We are focusing on continuing to capture the upside potential of this North American demand growth and are in the early stages of accessing potential export operations from North America, including Alaska, the Gulf Coast and Western Canada.
The foundation of our unconventional capability and a key enabler to creating global value from these resources is XTO Energy. As shown on the chart, XTO is managing 82 trillion cubic feet equivalent of resources at year end, an increase of 81% since the acquisition. This growth has been balanced by a mix of positive performance revisions and several strategic bolt-on acquisitions at a cost of only $0.23 per thousand cubic feet equivalent. The expertise behind this successful expansion of U.S. unconventional resources is now being transferred to our pursuit of global unconventional resources as we leverage XTO's capabilities. For example, learnings from XTO's experience in horizontal shale drilling in tight oil plays have played a key role in our successful Cardium play in Canada.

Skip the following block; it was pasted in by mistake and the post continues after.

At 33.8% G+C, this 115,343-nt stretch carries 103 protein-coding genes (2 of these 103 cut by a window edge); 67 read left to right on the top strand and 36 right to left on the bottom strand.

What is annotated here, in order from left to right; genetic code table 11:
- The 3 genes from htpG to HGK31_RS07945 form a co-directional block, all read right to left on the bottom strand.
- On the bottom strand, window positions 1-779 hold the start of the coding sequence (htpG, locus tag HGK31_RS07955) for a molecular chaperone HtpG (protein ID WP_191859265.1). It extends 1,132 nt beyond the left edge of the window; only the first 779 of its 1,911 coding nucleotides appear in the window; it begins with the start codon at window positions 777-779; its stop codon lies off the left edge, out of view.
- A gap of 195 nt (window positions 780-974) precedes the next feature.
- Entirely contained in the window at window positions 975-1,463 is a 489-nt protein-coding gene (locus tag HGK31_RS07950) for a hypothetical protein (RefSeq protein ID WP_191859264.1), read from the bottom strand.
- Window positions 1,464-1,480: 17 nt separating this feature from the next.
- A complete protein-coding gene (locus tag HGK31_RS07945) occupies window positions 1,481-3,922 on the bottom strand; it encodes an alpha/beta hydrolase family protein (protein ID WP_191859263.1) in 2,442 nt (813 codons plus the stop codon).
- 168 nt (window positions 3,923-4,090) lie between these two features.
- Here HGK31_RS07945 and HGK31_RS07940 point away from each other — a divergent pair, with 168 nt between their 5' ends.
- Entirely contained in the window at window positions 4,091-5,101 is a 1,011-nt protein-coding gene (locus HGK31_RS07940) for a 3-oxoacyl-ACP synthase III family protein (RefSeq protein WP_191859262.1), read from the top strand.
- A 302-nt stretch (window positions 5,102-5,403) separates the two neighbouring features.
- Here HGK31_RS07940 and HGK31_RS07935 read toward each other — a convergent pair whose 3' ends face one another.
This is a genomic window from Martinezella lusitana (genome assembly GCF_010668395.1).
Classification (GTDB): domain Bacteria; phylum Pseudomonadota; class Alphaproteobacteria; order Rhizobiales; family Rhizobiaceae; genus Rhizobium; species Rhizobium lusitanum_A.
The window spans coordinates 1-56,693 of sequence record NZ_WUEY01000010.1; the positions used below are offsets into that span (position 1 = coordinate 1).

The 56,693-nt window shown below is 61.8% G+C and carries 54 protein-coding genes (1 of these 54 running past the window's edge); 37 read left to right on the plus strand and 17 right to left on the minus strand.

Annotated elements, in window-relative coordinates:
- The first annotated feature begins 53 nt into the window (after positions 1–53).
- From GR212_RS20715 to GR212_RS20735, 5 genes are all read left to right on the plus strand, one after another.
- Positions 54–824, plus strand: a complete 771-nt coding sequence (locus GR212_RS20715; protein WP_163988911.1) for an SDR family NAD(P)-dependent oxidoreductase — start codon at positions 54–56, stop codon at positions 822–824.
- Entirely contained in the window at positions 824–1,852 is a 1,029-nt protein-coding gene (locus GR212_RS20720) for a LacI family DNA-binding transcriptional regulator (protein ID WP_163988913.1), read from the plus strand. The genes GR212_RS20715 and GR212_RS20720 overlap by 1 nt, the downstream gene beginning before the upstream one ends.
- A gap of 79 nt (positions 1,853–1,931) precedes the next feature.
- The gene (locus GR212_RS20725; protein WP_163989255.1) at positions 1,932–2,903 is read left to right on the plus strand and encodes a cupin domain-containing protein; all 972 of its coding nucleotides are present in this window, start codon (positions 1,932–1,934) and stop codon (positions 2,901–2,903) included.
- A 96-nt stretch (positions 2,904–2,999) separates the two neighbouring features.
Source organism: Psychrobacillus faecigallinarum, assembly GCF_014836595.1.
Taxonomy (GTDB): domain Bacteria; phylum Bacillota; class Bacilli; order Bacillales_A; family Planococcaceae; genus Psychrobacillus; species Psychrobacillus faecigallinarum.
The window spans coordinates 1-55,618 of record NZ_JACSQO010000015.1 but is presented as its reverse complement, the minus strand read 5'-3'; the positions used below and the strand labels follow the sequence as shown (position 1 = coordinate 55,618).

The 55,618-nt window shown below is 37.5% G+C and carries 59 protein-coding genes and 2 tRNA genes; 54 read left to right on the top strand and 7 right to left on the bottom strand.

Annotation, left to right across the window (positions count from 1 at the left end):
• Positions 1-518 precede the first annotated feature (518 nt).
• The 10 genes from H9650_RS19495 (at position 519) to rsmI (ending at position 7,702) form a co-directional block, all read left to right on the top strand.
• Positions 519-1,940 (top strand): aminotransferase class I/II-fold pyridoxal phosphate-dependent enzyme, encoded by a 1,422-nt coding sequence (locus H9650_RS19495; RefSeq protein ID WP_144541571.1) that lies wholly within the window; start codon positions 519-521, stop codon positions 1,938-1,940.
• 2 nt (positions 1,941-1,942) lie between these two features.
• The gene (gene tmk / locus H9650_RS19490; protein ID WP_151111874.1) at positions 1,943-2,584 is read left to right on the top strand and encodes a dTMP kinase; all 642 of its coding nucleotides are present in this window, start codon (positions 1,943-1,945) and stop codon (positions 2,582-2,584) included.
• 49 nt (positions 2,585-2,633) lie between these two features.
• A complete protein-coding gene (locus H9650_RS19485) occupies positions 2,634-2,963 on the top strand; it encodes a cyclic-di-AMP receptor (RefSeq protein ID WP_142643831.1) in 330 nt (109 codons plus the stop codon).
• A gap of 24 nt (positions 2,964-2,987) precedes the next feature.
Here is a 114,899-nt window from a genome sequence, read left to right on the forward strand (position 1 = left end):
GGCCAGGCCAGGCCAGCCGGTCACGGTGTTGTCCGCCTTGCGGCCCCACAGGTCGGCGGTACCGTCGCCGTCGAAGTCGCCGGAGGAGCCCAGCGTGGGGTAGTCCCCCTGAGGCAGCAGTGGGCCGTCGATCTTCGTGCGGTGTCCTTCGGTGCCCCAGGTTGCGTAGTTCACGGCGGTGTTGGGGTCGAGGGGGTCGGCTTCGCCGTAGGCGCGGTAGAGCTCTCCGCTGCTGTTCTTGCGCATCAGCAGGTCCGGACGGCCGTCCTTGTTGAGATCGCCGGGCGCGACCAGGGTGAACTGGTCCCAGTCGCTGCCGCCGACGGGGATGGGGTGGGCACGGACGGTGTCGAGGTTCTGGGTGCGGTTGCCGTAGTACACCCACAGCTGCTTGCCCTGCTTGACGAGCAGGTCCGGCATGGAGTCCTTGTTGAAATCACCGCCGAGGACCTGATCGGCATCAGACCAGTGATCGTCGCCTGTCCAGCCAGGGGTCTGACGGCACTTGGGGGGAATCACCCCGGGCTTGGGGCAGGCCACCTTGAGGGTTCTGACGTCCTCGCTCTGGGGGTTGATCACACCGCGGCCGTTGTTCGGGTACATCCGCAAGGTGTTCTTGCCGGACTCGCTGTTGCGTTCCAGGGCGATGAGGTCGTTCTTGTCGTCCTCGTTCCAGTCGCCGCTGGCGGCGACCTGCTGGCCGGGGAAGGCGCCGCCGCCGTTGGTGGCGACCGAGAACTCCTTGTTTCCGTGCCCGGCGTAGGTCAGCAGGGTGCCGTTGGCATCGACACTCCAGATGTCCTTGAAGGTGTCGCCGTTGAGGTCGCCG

Another example is our unconventional project in the Neuquen Basin of Argentina, which we'll discuss shortly. In this play, we are drawing on XTO's expertise in drilling, completion and long-term development in shale plays. I'd like to now review some examples of our liquids-rich plays.